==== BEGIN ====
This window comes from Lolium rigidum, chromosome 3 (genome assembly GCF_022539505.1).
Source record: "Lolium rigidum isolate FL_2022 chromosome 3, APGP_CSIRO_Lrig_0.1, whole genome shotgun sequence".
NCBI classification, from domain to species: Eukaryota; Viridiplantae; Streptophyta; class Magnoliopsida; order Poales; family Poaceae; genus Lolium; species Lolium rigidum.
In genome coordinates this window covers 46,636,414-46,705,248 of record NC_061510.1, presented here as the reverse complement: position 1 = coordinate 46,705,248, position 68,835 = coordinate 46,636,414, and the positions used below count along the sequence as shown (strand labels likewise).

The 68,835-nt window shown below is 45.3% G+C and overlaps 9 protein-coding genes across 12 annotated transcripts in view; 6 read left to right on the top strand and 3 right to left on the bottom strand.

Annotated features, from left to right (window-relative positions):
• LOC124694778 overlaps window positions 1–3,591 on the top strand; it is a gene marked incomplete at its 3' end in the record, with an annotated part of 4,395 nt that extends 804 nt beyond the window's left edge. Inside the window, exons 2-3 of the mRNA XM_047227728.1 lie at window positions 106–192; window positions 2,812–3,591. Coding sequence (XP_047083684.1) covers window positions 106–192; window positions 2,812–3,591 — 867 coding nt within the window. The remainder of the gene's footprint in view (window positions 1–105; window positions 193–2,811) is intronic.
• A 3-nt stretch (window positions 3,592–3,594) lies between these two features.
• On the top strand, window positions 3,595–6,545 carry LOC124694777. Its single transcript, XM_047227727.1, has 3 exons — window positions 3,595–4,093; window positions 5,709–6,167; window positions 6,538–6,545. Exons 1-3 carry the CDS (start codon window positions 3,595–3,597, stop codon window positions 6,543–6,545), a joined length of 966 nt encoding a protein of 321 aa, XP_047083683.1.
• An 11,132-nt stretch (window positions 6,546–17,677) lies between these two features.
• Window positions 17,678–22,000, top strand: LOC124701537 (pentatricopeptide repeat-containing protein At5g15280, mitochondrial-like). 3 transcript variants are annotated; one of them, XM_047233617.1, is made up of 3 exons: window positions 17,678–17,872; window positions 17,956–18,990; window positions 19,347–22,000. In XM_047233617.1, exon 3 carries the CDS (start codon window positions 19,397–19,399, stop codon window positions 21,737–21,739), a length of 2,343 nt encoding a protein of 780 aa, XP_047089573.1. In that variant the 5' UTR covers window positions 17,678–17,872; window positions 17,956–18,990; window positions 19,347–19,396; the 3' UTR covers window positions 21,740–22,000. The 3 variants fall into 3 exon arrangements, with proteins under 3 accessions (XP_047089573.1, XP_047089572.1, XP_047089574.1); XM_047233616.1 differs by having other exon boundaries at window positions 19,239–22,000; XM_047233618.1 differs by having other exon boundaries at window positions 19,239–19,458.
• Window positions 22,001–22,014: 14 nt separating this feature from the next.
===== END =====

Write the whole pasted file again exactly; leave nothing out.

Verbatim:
This window comes from Lolium rigidum, chromosome 3 (genome assembly GCF_022539505.1).
Source record: "Lolium rigidum isolate FL_2022 chromosome 3, APGP_CSIRO_Lrig_0.1, whole genome shotgun sequence".
NCBI classification, from domain to species: Eukaryota; Viridiplantae; Streptophyta; class Magnoliopsida; order Poales; family Poaceae; genus Lolium; species Lolium rigidum.
In genome coordinates this window covers 46,636,414-46,705,248 of record NC_061510.1, presented here as the reverse complement: position 1 = coordinate 46,705,248, position 68,835 = coordinate 46,636,414, and the positions used below count along the sequence as shown (strand labels likewise).

The 68,835-nt window shown below is 45.3% G+C and overlaps 9 protein-coding genes across 12 annotated transcripts in view; 6 read left to right on the top strand and 3 right to left on the bottom strand.

Annotated features, from left to right (window-relative positions):
• LOC124694778 overlaps window positions 1–3,591 on the top strand; it is a gene marked incomplete at its 3' end in the record, with an annotated part of 4,395 nt that extends 804 nt beyond the window's left edge. Inside the window, exons 2-3 of the mRNA XM_047227728.1 lie at window positions 106–192; window positions 2,812–3,591. Coding sequence (XP_047083684.1) covers window positions 106–192; window positions 2,812–3,591 — 867 coding nt within the window. The remainder of the gene's footprint in view (window positions 1–105; window positions 193–2,811) is intronic.
• A 3-nt stretch (window positions 3,592–3,594) lies between these two features.
• On the top strand, window positions 3,595–6,545 carry LOC124694777. Its single transcript, XM_047227727.1, has 3 exons — window positions 3,595–4,093; window positions 5,709–6,167; window positions 6,538–6,545. Exons 1-3 carry the CDS (start codon window positions 3,595–3,597, stop codon window positions 6,543–6,545), a joined length of 966 nt encoding a protein of 321 aa, XP_047083683.1.
• An 11,132-nt stretch (window positions 6,546–17,677) lies between these two features.
• Window positions 17,678–22,000, top strand: LOC124701537 (pentatricopeptide repeat-containing protein At5g15280, mitochondrial-like). 3 transcript variants are annotated; one of them, XM_047233617.1, is made up of 3 exons: window positions 17,678–17,872; window positions 17,956–18,990; window positions 19,347–22,000. In XM_047233617.1, exon 3 carries the CDS (start codon window positions 19,397–19,399, stop codon window positions 21,737–21,739), a length of 2,343 nt encoding a protein of 780 aa, XP_047089573.1. In that variant the 5' UTR covers window positions 17,678–17,872; window positions 17,956–18,990; window positions 19,347–19,396; the 3' UTR covers window positions 21,740–22,000. The 3 variants fall into 3 exon arrangements, with proteins under 3 accessions (XP_047089573.1, XP_047089572.1, XP_047089574.1); XM_047233616.1 differs by having other exon boundaries at window positions 19,239–22,000; XM_047233618.1 differs by having other exon boundaries at window positions 19,239–19,458.
• Window positions 22,001–22,014: 14 nt separating this feature from the next.